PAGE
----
- Poor cell phone and wifi reception: Parks are notorious for having poor reception, which can make it almost impossible to reach out for help in case of emergencies. As a result, you should consider getting a reliable satellite messenger like the Garmin Lightweight and Compact Satellite Messenger (available on Amazon.com) for safety, especially if you intend to hike after dark.
Tips for Sleeping in a National Park
When you’re in a national park, you may not know everything about them and might make a few mistakes that could get you banned from the park.
Let’s talk about some tips on sleeping in the park:
- Get information from the internet. Various free and paid apps have information on good locations where you can sleep. You want an affordable and safe area where you will not be disturbed. National parks offer some of the safest places as they have campgrounds where you can get amenities like running water.
- Observe park rules. Every national park has its own rules, with some parks having more stringent rules than others. Once you decide on a park to visit, be sure to follow their guidelines for both your safety and the safety of other campers. Following camp rules also helps to protect the national park.
- Camp with the right vehicle. More people find sleeping in a car to be more appealing than sleeping in a tent. For a better experience, you should get a bigger vehicle with more space and amenities, preferably a camper van. You can always rent from a car leasing company at reasonable rates if you do not own one.
- Keep distance between you and other campers. Whether you’re at a campground or dispersed, the plan is to get some alone time with your group of friends. You wouldn’t want the activities of other campers to interfere with yours, and they definitely wouldn’t want the same.
Related Articles: Can You Bring Firewood Into a State Park? Can You Camp in National Parks During the Winter?
FAQs for Camping in a National Park
Let’s now answer a few questions you might have about camping in a national park.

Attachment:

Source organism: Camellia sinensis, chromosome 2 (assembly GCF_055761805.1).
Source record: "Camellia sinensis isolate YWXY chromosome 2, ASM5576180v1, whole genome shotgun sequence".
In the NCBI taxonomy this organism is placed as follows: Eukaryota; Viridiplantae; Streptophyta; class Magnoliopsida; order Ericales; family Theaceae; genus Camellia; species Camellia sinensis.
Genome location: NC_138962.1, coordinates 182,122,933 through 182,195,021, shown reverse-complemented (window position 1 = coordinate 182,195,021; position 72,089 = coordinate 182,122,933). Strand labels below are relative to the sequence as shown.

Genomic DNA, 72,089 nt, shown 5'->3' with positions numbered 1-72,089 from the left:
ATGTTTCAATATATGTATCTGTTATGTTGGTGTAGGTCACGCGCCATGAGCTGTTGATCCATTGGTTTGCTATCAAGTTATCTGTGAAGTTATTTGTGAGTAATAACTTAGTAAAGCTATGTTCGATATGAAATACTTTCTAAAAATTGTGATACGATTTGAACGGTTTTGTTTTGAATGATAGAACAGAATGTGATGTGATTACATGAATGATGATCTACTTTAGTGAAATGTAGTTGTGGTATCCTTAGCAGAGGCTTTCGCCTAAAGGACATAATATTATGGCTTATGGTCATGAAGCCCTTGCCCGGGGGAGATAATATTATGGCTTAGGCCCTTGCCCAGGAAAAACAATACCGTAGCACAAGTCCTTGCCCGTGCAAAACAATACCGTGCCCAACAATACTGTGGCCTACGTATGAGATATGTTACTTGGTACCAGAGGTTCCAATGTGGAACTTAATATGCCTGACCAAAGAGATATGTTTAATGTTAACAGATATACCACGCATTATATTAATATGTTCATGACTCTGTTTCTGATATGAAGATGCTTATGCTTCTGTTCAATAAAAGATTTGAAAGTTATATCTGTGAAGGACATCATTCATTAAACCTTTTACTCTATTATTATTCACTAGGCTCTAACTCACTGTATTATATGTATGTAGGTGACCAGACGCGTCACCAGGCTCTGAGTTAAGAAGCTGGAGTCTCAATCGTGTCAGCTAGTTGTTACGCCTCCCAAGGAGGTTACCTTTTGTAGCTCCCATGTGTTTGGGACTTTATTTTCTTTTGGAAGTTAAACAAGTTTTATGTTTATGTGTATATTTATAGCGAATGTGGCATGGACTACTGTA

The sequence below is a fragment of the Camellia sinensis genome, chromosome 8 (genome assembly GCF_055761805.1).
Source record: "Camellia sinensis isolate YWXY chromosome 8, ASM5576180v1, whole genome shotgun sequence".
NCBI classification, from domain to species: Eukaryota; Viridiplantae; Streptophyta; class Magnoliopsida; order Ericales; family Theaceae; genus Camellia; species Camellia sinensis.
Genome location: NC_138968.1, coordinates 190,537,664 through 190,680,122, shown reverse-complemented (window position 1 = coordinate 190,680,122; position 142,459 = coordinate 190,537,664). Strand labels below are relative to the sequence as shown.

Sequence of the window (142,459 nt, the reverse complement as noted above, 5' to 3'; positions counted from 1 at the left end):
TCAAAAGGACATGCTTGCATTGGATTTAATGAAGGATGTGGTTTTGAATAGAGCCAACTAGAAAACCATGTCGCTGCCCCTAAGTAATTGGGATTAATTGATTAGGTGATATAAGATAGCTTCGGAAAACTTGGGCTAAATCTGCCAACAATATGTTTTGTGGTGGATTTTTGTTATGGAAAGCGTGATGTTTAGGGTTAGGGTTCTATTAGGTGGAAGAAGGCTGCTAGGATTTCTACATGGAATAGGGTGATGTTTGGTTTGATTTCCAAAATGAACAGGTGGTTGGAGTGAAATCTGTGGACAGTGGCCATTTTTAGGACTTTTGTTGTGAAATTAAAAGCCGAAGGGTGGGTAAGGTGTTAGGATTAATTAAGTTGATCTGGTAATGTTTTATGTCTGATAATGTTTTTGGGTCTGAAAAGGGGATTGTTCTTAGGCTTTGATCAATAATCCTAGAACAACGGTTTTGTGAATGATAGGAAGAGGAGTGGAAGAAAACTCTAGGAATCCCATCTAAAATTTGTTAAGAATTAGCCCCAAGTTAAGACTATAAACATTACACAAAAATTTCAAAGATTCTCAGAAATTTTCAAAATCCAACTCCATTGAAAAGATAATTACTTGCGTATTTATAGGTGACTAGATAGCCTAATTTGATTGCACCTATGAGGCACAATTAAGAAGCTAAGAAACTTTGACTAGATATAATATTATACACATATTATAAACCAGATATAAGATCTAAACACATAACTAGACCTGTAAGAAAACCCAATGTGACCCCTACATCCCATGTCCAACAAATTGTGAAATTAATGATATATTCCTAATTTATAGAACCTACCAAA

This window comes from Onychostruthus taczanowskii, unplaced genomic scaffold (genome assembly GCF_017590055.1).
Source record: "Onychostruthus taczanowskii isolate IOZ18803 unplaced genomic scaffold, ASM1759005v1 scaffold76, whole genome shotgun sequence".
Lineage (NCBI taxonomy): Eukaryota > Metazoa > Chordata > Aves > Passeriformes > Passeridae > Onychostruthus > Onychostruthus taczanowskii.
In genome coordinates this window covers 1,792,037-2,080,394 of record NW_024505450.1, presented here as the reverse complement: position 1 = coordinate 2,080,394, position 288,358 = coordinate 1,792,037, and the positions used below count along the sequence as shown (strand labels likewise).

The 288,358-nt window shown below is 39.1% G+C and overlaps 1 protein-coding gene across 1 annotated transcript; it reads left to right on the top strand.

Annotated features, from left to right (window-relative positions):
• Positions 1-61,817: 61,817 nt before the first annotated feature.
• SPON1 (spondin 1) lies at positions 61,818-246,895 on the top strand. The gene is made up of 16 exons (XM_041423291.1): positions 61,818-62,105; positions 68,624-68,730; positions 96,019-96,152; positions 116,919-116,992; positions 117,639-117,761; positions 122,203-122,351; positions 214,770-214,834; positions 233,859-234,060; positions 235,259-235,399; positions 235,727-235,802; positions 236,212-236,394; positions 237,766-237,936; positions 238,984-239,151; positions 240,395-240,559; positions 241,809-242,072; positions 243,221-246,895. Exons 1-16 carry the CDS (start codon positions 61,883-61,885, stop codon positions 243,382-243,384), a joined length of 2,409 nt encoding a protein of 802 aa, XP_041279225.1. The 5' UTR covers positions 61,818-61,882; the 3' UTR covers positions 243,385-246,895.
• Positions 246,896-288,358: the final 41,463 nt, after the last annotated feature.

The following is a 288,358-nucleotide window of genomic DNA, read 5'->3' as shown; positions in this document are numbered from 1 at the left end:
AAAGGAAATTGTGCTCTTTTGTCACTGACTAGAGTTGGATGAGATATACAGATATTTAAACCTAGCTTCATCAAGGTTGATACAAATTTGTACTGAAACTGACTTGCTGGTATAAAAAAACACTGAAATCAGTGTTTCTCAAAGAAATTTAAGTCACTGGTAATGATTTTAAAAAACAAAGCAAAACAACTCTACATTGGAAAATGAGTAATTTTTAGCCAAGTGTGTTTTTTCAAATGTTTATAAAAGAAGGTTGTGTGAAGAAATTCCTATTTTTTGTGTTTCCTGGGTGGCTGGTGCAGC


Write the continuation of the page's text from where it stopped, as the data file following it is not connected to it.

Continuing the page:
Can I Sleep in My Car While in the Park?
You can sleep in your car while in the park. It can either be in a campground or anywhere else allowed within the park. All you need to do is follow the set rules as some parks are more strict than others.
As a general rule, remember to leave your camping area clean after your stay.
Do I Need Special Sleeping Gear?
You need special sleeping gear such as a sleeping pad and sleeping bag. You’ll want to bring some extra blankets and hats, to keep warm at night. Food, water, extra clothes for changing, and toiletries are other essential things to carry.
Don’t forget to have your charger or power bank.
What if I Can’t Find a Good Camping Ground Inside a National Park?
If you can’t find a good camping ground inside a park, you may find a spot at a Bureau of Land Management (BLM) land parcel. National Forest Lands are also great spots for sleeping in your car.
Sleeping in your vehicle by the roadside or on private property is not recommended as it can get you in trouble.
Sleeping in your car is allowed in national parks throughout the country. While some parks restrict sleeping to a designated campground, others allow for dispersed camping. Reserving a slot in some parks may also be required, while other parks won’t require you to do this.
Following park rules will keep you and other campers safe, help protect the park, and keep you away from trouble. If you don’t have a large vehicle, you can always rent one for more comfort while sleeping at night.
Remember to get the right gear and maintain some distance between you and other campers.